Disaster Deferred: A New View of Earthquake Hazards in the New Madrid Seismic Zone (Hardcover)
In the winter of 1811-12, a series of large earthquakes in the New Madrid seismic zone-often incorrectly described as the biggest ever to hit the United States-shook the Midwest. Today the federal government ranks the hazard in the Midwest as high as California's and is pressuring communities to undertake expensive preparations for disaster. Coinciding with the two-hundredth anniversary of the New Madrid earthquakes, Disaster Deferred revisits these earthquakes, the legends that have grown around them, and the predictions of doom that have followed in their wake. Seth Stein clearly explains the techniques seismologists use to study Midwestern quakes and estimate their danger. Detailing how limited scientific knowledge, bureaucratic instincts, and the media's love of a good story have exaggerated these hazards, Stein calmly debunks the hype surrounding such predictions and encourages the formulation of more sensible, less costly policy. Powered by insider knowledge and an engaging style, Disaster Deferred shows how new geological ideas and data, including those from the Global Positioning System, are painting a very different-and much less frightening-picture of the future.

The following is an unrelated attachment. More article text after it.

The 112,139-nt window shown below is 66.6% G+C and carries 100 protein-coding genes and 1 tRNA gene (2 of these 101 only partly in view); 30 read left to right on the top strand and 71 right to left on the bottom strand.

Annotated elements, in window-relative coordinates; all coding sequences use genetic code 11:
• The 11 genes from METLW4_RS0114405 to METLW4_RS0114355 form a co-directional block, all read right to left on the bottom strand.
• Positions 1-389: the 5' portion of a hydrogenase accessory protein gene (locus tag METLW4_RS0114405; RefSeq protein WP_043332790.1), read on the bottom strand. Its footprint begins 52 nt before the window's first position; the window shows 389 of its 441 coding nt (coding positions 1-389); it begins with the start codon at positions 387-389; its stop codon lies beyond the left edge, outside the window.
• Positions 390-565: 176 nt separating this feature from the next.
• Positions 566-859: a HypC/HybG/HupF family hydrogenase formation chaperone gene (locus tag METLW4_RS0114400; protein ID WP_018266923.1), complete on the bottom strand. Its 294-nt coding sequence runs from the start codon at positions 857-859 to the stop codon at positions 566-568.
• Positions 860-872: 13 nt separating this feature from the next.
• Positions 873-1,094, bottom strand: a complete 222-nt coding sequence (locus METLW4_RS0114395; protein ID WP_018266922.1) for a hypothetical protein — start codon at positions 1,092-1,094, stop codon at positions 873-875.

Seth Stein is Deering Professor of Geological Sciences at Northwestern University. He has received the James B. Macelwane Medal of the American Geophysical Union, the George P. Woollard Award of the Geological Society of America, and the Stephan Mueller Medal of the European Geosciences Union. He has also been elected a foreign member of the Academy of Europe and a fellow of the American Geophysical Union and Geological Society of America. He is a coauthor of a widely used seismology textbook, a former editor of the Journal of Geophysical Research, and the founder of Northwestern's Environmental Science program.